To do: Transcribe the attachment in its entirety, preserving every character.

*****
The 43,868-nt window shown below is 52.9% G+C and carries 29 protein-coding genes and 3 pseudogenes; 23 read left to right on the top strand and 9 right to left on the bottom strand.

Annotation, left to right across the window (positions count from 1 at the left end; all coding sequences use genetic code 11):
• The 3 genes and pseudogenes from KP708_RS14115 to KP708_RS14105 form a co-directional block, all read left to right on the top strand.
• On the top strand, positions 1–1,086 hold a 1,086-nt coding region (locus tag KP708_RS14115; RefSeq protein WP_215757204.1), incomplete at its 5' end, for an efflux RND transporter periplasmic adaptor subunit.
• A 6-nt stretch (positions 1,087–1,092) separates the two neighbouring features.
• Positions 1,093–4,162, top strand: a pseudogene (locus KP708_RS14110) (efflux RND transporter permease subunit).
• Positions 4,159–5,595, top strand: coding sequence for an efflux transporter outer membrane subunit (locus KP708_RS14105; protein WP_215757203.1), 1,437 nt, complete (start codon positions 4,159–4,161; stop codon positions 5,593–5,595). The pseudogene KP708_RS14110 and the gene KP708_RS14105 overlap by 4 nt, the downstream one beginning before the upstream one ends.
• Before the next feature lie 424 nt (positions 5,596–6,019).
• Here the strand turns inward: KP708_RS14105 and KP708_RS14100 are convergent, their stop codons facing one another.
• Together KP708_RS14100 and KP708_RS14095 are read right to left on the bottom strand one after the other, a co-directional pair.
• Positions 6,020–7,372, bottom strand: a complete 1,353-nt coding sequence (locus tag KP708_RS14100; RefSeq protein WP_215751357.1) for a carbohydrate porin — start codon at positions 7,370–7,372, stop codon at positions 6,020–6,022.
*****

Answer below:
The 43,868-nt window shown below is 52.9% G+C and carries 29 protein-coding genes and 3 pseudogenes; 23 read left to right on the top strand and 9 right to left on the bottom strand.

Annotation, left to right across the window (positions count from 1 at the left end; all coding sequences use genetic code 11):
• The 3 genes and pseudogenes from KP708_RS14115 to KP708_RS14105 form a co-directional block, all read left to right on the top strand.
• On the top strand, positions 1–1,086 hold a 1,086-nt coding region (locus tag KP708_RS14115; RefSeq protein WP_215757204.1), incomplete at its 5' end, for an efflux RND transporter periplasmic adaptor subunit.
• A 6-nt stretch (positions 1,087–1,092) separates the two neighbouring features.
• Positions 1,093–4,162, top strand: a pseudogene (locus KP708_RS14110) (efflux RND transporter permease subunit).
• Positions 4,159–5,595, top strand: coding sequence for an efflux transporter outer membrane subunit (locus KP708_RS14105; protein WP_215757203.1), 1,437 nt, complete (start codon positions 4,159–4,161; stop codon positions 5,593–5,595). The pseudogene KP708_RS14110 and the gene KP708_RS14105 overlap by 4 nt, the downstream one beginning before the upstream one ends.
• Before the next feature lie 424 nt (positions 5,596–6,019).
• Here the strand turns inward: KP708_RS14105 and KP708_RS14100 are convergent, their stop codons facing one another.
• Together KP708_RS14100 and KP708_RS14095 are read right to left on the bottom strand one after the other, a co-directional pair.
• Positions 6,020–7,372, bottom strand: a complete 1,353-nt coding sequence (locus tag KP708_RS14100; RefSeq protein WP_215751357.1) for a carbohydrate porin — start codon at positions 7,370–7,372, stop codon at positions 6,020–6,022.